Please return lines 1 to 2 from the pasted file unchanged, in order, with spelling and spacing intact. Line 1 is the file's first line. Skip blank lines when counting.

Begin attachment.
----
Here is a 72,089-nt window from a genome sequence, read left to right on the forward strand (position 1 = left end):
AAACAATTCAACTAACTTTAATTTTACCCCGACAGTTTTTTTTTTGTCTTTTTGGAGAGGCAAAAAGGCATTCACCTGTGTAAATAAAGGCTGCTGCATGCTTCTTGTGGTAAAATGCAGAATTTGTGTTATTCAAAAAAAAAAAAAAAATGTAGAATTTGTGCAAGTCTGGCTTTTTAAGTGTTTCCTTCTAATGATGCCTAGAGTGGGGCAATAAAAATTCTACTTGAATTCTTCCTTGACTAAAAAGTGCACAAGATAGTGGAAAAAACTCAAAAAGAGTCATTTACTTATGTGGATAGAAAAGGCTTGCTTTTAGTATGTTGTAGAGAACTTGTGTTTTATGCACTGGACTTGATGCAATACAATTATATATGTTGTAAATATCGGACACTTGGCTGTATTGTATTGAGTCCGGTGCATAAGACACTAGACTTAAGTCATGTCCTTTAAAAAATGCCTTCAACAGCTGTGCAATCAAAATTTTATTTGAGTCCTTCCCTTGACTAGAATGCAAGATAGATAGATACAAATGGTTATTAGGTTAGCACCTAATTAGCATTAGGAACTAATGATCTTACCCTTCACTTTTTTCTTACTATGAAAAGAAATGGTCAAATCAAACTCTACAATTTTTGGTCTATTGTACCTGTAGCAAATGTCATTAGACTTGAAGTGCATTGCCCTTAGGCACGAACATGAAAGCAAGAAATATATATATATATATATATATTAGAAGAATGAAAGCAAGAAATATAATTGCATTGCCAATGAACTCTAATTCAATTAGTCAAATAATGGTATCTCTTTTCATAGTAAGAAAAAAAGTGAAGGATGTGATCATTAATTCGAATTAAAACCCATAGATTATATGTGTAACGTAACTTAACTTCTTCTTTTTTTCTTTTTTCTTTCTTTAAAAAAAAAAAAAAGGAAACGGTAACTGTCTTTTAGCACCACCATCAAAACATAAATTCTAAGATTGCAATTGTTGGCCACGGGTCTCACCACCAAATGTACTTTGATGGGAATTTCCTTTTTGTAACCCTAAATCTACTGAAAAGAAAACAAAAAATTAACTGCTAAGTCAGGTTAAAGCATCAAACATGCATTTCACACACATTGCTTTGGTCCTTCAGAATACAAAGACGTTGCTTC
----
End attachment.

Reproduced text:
Here is a 72,089-nt window from a genome sequence, read left to right on the forward strand (position 1 = left end):
AAACAATTCAACTAACTTTAATTTTACCCCGACAGTTTTTTTTTTGTCTTTTTGGAGAGGCAAAAAGGCATTCACCTGTGTAAATAAAGGCTGCTGCATGCTTCTTGTGGTAAAATGCAGAATTTGTGTTATTCAAAAAAAAAAAAAAAATGTAGAATTTGTGCAAGTCTGGCTTTTTAAGTGTTTCCTTCTAATGATGCCTAGAGTGGGGCAATAAAAATTCTACTTGAATTCTTCCTTGACTAAAAAGTGCACAAGATAGTGGAAAAAACTCAAAAAGAGTCATTTACTTATGTGGATAGAAAAGGCTTGCTTTTAGTATGTTGTAGAGAACTTGTGTTTTATGCACTGGACTTGATGCAATACAATTATATATGTTGTAAATATCGGACACTTGGCTGTATTGTATTGAGTCCGGTGCATAAGACACTAGACTTAAGTCATGTCCTTTAAAAAATGCCTTCAACAGCTGTGCAATCAAAATTTTATTTGAGTCCTTCCCTTGACTAGAATGCAAGATAGATAGATACAAATGGTTATTAGGTTAGCACCTAATTAGCATTAGGAACTAATGATCTTACCCTTCACTTTTTTCTTACTATGAAAAGAAATGGTCAAATCAAACTCTACAATTTTTGGTCTATTGTACCTGTAGCAAATGTCATTAGACTTGAAGTGCATTGCCCTTAGGCACGAACATGAAAGCAAGAAATATATATATATATATATATATTAGAAGAATGAAAGCAAGAAATATAATTGCATTGCCAATGAACTCTAATTCAATTAGTCAAATAATGGTATCTCTTTTCATAGTAAGAAAAAAAGTGAAGGATGTGATCATTAATTCGAATTAAAACCCATAGATTATATGTGTAACGTAACTTAACTTCTTCTTTTTTTCTTTTTTCTTTCTTTAAAAAAAAAAAAAAGGAAACGGTAACTGTCTTTTAGCACCACCATCAAAACATAAATTCTAAGATTGCAATTGTTGGCCACGGGTCTCACCACCAAATGTACTTTGATGGGAATTTCCTTTTTGTAACCCTAAATCTACTGAAAAGAAAACAAAAAATTAACTGCTAAGTCAGGTTAAAGCATCAAACATGCATTTCACACACATTGCTTTGGTCCTTCAGAATACAAAGACGTTGCTTC